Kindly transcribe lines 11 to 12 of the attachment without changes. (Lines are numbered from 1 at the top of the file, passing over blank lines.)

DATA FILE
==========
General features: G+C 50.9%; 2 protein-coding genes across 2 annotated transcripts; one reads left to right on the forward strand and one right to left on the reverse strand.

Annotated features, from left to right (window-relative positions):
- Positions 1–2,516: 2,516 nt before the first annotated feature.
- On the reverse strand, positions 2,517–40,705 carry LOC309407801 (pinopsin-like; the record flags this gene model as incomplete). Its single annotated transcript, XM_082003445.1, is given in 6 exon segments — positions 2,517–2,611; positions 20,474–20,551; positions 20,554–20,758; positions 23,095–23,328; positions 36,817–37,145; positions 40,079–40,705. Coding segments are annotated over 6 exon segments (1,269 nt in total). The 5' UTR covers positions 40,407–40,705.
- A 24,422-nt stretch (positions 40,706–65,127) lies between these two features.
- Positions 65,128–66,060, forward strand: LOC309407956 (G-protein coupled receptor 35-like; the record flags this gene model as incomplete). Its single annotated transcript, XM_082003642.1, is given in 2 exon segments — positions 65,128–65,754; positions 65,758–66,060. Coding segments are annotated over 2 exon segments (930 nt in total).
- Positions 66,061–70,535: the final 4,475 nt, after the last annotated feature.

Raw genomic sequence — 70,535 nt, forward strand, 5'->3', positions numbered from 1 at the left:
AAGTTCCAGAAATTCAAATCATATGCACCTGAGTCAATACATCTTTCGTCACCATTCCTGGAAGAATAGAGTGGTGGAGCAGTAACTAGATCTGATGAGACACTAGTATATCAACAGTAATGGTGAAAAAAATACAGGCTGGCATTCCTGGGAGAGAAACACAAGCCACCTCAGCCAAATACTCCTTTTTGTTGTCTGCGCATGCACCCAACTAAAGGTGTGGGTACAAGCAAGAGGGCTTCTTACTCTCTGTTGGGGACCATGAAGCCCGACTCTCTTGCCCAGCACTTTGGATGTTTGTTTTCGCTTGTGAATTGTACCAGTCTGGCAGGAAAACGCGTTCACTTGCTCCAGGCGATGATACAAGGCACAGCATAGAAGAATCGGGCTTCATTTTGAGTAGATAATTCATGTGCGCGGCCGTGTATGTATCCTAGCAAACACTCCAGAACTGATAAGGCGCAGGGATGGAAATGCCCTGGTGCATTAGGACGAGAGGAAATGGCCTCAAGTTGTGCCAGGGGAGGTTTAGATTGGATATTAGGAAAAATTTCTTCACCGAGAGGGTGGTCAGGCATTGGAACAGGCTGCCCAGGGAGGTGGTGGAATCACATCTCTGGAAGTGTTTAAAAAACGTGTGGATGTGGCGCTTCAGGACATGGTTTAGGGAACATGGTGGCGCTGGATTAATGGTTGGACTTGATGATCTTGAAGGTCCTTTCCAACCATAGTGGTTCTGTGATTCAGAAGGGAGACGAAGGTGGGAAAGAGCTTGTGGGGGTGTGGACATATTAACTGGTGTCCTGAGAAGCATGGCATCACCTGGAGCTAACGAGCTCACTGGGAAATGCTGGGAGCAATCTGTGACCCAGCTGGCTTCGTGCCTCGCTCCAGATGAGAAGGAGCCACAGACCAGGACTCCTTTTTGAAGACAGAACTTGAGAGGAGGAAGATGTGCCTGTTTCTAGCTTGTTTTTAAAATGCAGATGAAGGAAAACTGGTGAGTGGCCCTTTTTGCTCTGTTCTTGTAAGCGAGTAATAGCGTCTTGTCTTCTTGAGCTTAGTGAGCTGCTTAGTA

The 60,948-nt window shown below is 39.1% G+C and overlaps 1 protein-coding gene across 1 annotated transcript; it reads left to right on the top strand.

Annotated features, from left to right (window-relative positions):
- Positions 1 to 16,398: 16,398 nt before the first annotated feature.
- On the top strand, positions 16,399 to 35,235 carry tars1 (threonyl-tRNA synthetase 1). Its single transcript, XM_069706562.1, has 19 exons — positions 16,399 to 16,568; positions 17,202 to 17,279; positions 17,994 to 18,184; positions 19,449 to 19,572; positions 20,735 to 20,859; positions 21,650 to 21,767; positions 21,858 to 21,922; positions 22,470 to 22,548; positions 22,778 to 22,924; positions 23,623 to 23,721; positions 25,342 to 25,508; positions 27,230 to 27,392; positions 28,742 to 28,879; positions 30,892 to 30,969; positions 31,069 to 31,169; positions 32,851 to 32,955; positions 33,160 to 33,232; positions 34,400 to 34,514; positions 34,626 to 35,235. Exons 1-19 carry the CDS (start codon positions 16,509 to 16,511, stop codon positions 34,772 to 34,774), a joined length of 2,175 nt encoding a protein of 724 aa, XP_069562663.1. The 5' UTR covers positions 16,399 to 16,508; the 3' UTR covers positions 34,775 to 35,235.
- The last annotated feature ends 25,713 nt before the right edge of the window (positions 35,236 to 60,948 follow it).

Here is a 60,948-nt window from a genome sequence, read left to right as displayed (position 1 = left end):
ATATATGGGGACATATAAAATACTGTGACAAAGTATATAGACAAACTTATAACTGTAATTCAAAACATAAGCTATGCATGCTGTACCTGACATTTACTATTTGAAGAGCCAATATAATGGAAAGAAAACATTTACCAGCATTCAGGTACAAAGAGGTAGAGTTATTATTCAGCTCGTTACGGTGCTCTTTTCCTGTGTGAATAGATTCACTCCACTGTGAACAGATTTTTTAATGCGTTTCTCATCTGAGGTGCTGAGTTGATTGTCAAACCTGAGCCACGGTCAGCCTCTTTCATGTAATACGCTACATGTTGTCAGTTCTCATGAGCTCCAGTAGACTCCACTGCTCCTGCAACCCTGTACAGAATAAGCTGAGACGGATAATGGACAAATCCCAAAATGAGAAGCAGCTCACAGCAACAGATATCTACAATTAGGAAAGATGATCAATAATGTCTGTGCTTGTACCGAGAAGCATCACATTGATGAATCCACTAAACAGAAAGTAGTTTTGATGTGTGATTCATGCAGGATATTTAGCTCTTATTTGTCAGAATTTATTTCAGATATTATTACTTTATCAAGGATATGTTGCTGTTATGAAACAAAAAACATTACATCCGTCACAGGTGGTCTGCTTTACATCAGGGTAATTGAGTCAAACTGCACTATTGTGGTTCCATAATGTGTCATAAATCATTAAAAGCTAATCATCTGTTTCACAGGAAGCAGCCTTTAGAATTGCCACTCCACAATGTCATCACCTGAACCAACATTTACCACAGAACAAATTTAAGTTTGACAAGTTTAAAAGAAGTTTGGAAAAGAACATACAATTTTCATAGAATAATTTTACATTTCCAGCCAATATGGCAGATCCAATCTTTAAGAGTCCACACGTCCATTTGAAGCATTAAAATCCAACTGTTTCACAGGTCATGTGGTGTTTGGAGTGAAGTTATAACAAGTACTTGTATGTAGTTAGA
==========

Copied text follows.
Annotated features, from left to right (window-relative positions):
- Positions 1 to 16,398: 16,398 nt before the first annotated feature.